Last summer, I wrote a story on the rise of heroin and methamphetamine use in Cuyahoga Falls. In the story, I reported there had been nine heroin overdoses reported in the city as of Aug. 12, two of them ending in death.
Maureen Schmidt of Cuyahoga Falls emailed me shortly after the story was printed and thanked me for writing it and asked if more could be written.
"My son Zachary was one of the fatalities," Schmidt wrote. She said Zachary had overdosed five times before he died at the age of 21.
Schmidt said she wanted me to share her story to bring more awareness to the dangers of heroin.
"My life has been forever changed ever since this horrible drug made its way into my family," she said, adding she has another family member struggling with heroin addiction. "It is so frustrating for the friends and families because all we can do is watch the addiction destroy lives."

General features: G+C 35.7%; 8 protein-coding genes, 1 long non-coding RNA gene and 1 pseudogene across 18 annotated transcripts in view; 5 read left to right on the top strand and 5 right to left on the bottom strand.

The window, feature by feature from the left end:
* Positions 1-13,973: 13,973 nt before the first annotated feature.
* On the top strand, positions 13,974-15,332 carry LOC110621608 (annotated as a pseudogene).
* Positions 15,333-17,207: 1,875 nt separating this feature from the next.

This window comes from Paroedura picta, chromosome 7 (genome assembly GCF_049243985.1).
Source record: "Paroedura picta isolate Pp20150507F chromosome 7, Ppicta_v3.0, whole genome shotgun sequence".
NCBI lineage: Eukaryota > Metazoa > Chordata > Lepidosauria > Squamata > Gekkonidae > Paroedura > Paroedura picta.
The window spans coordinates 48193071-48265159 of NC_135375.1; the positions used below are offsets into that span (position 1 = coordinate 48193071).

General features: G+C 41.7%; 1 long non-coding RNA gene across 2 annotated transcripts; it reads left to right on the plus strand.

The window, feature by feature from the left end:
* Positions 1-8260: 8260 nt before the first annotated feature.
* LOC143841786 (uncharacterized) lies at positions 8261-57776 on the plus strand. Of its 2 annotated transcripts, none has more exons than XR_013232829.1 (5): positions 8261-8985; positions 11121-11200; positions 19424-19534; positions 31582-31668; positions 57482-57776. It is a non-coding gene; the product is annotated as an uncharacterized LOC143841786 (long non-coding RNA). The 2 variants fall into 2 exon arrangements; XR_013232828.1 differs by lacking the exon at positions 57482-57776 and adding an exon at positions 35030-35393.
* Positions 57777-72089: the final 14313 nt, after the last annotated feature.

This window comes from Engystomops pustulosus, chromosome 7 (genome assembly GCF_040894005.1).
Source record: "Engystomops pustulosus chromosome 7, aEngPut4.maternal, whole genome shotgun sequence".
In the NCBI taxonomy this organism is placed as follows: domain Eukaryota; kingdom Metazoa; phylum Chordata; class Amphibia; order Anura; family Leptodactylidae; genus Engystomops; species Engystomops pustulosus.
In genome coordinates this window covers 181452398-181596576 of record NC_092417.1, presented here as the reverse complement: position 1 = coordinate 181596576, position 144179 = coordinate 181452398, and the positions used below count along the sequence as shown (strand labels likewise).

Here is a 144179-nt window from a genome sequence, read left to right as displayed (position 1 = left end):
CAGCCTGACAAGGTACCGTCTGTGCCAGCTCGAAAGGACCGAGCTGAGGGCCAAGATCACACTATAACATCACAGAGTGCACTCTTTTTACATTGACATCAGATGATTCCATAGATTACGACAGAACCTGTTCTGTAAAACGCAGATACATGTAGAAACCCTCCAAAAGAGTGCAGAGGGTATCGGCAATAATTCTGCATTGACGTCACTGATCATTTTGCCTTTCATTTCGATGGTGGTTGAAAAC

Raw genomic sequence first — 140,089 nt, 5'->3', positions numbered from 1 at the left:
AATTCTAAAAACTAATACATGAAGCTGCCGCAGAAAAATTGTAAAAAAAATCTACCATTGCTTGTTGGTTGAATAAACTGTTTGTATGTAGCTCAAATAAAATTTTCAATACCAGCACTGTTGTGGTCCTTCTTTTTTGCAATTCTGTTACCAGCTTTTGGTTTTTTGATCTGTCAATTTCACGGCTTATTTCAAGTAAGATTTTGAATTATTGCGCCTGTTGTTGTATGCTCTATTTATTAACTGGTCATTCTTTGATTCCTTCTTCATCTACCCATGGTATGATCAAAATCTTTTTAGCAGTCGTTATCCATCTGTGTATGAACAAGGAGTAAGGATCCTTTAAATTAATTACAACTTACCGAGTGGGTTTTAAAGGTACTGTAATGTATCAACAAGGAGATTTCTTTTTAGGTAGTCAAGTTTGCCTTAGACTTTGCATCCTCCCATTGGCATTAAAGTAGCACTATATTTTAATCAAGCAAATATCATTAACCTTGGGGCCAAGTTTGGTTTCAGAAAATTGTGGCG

Zachary was in the process of quitting drugs and getting into a program to get his high school diploma and a job when he overdosed for the last time on Jan. 11, 2012, according to his mother. He died eight days later.
"He was in an outpatient program and wanted to change his life," Schmidt said. "He cried many times because even with medical insurance it was difficult to find resources to help. It is even more difficult when there is no insurance."
Schmidt said it takes time to get admitted into a rehabilitation center.
"The wait time … is ridiculous," she said. "I remember Zachary being told that he had a 16-week wait for a bed at a facility in this area. I remember telling my friend that Zachary would be dead before that 16 weeks was up, and he was." Because of the wait and what their insurance would cover, Zachary entered the outpatient program rather than getting on the waiting list for the inpatient program.
She said it's important to make parents aware of what she calls an "epidemic" in this country.